When we started onto the interstate, Walt Whitman said, “Afoot and light-hearted I take to the open road, healthy, free, the world before me, the long brown path before me leading wherever I choose.”

“Where you think we ought to go?” I asked.

Walt Whitman opened the beer window, sniffed the air, and cupped his hand to his ear. “Far,” he said. “This is going to be one mother of a storm.”


We stopped in northeast Georgia for gas and cigarettes. The black dirt of the coast had turned to clay. I found a Flying J right off the exit and eased into the parking lot. A tall man stood in front of the store, leaning against an icebox. He was wearing a suit and a fancy looking hat, talking on a cellphone. I parked at the number two gas pump and Walt Whitman jumped out of the truck. He walked straight up to the man and stared at him like he’d done me on the bridge. I stayed sitting in the cab with the windows down, watching.

Finally, the man put his phone to his shoulder. “Can I help you?” he asked Walt Whitman.

“The negro that drives the huge dray of the stone-yard, steady and tall, stands poised on one leg on the string-piece. His blue shirt exposes his ample neck and breast and loosens over his hip-band.”

The man put the phone back to his ear. “I’ve got to go,” he said. He slid the phone into his breast pocket. “Now what did you just say to me?” he asked Walt Whitman.

“His glance is calm and commanding. He tosses the slouch of his hat away from his forehead. The sun falls on his crispy hair and moustache, falls on the black of his polished and perfect limbs.”

“Crispy?” the man said.

Walt Whitman stood up tall and clasped his hands together over his chest. “I behold the picturesque giant and love him,” he said. “And I do not stop there.”

The man reared back and punched Walt Whitman in the jaw. The poet grunted like a catfish and fell straight to the pavement.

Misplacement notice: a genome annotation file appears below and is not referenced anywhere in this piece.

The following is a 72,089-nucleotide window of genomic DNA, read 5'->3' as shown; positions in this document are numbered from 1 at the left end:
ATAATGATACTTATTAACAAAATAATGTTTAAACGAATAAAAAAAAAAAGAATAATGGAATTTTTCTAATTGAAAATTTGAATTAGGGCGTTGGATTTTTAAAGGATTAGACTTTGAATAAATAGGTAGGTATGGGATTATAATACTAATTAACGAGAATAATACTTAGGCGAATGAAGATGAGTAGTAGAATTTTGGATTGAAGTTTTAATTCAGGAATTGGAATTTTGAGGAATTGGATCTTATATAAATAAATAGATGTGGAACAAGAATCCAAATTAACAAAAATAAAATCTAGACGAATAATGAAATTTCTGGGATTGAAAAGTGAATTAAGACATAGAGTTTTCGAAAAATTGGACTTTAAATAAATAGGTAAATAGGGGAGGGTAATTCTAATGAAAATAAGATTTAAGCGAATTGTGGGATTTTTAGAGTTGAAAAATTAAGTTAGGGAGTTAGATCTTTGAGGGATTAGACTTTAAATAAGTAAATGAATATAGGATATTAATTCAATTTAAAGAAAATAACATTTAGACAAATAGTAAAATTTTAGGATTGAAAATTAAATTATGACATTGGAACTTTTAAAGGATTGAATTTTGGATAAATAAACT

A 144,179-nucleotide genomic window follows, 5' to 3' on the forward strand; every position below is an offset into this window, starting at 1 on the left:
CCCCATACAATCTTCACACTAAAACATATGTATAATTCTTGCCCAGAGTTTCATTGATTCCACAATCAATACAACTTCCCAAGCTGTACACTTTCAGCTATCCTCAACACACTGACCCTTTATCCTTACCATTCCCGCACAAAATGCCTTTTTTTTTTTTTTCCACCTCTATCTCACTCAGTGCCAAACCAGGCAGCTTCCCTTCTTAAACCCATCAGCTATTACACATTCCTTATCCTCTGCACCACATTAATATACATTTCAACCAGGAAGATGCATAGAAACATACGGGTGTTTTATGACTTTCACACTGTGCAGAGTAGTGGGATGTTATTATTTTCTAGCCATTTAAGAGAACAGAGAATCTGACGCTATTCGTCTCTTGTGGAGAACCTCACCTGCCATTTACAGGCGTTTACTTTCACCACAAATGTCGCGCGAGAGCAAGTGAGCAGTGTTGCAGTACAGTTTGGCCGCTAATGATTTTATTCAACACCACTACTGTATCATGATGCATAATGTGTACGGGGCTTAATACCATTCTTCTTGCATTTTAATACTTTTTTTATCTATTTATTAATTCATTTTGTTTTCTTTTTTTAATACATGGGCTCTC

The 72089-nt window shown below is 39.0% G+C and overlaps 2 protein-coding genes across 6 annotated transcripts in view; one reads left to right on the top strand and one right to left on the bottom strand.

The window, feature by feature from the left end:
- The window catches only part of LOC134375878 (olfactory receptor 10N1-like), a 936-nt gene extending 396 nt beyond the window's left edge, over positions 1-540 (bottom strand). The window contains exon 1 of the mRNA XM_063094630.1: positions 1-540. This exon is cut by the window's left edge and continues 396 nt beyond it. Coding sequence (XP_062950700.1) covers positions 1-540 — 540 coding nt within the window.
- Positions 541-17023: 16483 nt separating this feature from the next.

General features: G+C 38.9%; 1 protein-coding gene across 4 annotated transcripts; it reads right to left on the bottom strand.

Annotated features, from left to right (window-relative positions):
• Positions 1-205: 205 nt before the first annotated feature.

“Crazy son-of-a-bitch,” the man said, walking toward his car.

I got out of the truck and went over to Walt Whitman. “Jesus,” I said. “Are you okay?”

He dusted the gravel from his elbows and cautiously worked his jaw. “The armies of those I love engirth me,” he said. “And I engirth them. They will not let me off till I go with them, respond to them, and discorrupt them, and charge them full with the charge of the soul.”

“I reckon that means yes,” I said. I helped him up and we went inside the station. I got some beef jerky and a Coke and went to the counter.

Walt Whitman came up behind me with a bag of gummy worms. “Can you get these for me?” he asked. “I’m a vegetarian and I’m a little short on cash.”

I took a deep breath. “Why not?” I said. “Go ahead and put ‘em up there.”

He laid the candy on the counter and the cashier added it to my ticket. She was a skinny woman with green eyeshadow and red hair tied up in pigtails. She was smacking on gum. I asked for a hard-pack of Parliaments and forty dollars’ worth of gas.

“Make it two boxes of smokes, honey,” Walt Whitman said. He stared at her ass while she bent over to get the cigarettes. He was fiddling with something in his pocket.

I paid and we went to leave, but Walt Whitman stopped at the door. “Copulation,” he said to the cashier. “Is no more rank to me than death is.”

I grabbed him by the nap of his shirt and pushed him out into the parking lot. “I’m sorry,” I said to the woman. “He didn’t mean nothing.”

“Oh, that’s alright,” the woman said, grinning. “No offense at all.” She blew a big, pink bubble that burst over her lips.

“What the hell?” I asked Walt Whitman as we walked back to the gas pump.